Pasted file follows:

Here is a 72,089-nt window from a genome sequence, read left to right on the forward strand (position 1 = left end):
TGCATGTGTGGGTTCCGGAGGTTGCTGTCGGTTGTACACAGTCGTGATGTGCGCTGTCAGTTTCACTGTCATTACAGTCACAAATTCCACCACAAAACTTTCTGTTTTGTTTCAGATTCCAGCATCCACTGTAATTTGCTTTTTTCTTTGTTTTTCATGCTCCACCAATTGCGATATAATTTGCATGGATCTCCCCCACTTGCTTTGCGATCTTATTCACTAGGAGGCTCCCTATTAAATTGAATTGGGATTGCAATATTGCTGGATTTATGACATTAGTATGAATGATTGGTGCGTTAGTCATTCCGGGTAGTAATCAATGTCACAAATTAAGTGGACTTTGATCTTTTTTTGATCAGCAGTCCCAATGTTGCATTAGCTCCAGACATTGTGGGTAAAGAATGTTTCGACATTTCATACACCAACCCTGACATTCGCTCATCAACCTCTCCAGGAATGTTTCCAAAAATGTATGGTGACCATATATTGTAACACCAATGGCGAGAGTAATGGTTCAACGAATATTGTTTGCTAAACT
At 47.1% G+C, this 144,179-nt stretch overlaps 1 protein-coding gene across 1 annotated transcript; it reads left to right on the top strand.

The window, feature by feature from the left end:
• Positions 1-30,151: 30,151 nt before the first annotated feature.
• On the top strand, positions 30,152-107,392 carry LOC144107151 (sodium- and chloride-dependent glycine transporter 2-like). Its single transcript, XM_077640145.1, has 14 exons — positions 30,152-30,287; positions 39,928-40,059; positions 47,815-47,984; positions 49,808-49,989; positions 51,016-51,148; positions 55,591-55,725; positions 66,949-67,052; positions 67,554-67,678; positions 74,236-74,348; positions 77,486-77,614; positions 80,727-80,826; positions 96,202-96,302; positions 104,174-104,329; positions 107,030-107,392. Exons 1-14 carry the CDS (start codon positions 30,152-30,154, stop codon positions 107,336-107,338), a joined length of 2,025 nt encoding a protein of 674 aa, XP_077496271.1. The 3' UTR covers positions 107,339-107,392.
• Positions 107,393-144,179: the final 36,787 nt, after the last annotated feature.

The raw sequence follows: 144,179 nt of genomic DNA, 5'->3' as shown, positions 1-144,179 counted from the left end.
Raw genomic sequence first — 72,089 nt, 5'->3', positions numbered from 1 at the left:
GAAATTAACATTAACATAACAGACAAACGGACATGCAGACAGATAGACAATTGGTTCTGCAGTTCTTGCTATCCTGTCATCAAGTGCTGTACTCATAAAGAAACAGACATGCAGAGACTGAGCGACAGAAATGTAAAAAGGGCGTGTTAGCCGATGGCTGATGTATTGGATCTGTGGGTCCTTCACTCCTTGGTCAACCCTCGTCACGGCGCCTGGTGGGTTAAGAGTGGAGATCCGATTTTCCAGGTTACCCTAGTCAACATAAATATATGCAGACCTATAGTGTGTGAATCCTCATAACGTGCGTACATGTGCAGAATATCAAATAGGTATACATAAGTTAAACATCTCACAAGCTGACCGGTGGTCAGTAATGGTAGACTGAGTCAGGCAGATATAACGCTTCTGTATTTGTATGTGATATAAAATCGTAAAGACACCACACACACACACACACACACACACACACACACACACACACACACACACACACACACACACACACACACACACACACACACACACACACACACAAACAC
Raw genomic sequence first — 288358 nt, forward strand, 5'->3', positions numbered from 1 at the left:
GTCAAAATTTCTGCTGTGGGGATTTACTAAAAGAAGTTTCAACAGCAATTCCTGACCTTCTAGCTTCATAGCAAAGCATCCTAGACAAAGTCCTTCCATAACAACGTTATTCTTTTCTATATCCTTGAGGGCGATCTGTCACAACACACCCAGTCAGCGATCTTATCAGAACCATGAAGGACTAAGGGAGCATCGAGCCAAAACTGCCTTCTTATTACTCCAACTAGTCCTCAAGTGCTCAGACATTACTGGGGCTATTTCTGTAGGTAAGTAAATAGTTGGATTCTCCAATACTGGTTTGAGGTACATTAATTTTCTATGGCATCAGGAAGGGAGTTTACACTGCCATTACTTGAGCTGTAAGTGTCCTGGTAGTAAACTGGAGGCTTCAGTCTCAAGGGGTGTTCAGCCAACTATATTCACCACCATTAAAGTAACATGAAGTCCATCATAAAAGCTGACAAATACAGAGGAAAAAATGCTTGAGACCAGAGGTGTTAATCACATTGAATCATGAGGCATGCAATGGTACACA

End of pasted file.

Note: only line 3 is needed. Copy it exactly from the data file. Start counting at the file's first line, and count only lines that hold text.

At 47.1% G+C, this 144,179-nt stretch overlaps 1 protein-coding gene across 1 annotated transcript; it reads left to right on the top strand.